Korah used the earlier problem against Moses. He argued that “all the congregation are holy, every one of them, and the Lord is in their midst.” The statement was true enough, but it failed to recognize the individual callings of God. A calling, regardless of how great or small it seems to be, gives men authority to fulfill those callings. When any person is functioning within his or her calling, all others, from the apostles to teachers, must submit to the word or action that is operating in the called one.
Moses and Aaron were functioning in their callings, but Korah wanted to replace Aaron, and apparently, the 250 leaders of the congregation wanted to replace Moses with their democracy. If they had succeeded, they would have been led by their own carnal minds, rather than by the Spirit of God. Every major issue would have been decided by a vote, with the yeas overruling the nays.
God indeed wants to speak directly to all men. But God has also instituted authority in the earth. He instituted the five-fold ministry listed in Ephesians 4:11,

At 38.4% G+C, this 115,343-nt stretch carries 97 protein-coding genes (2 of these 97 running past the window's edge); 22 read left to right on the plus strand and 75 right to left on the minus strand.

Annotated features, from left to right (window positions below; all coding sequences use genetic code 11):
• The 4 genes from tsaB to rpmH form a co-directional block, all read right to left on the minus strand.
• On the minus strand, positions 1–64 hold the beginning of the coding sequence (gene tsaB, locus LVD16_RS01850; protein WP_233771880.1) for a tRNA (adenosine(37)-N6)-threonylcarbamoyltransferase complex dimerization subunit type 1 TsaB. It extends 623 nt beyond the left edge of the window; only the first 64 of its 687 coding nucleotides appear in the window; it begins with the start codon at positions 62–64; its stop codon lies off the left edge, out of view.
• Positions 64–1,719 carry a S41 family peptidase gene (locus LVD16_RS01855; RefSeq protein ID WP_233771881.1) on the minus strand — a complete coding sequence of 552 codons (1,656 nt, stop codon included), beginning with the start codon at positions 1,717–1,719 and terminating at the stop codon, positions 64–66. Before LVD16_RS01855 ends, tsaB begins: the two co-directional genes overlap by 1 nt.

11 And He gave some as apostles, and some as prophets, and some as evangelists, and some as pastors and teachers.
Hence, we must avoid both problems that men have with authority. We must avoid the authority of men, while at the same time submitting to the word of God that is in men. Whenever anyone speaks the word of God, even apostles and prophets must submit to the word of God, regardless of the vessel through whom it may come.
Moses and Aaron were truly called of God, but Korah and his companions treated the word as if it came only from their carnal minds. They did not recognize revelation when they heard it coming from Moses and Aaron, and so Korah was able to take advantage of the people when they grumbled over their situation.
The Rebellion in Smyrna
The Smyrna church faced the same problem as seen in the Korah rebellion. It appeared in Revelation 2:9, where God said that He had taken note of their tribulation, poverty, and “the blasphemy of those who say they are Jews and are not.” The Jewish leaders in Jerusalem (and perhaps in a nearby synagogue in Smyrna) were the New Testament equivalent to the rebellious company of Korah in Numbers 16.
Moses was a type of Christ (Deuteronomy 18:18; Acts 3:22). So also was Aaron, for even as Aaron was the high priest of his order, so also was Jesus Christ the High Priest of the Melchizedek Order (Hebrews 7:17). Jesus, who was the One anointed and called to be both King and High Priest, was rejected by the leaders in Jerusalem, whose motive was to usurp His authority for themselves.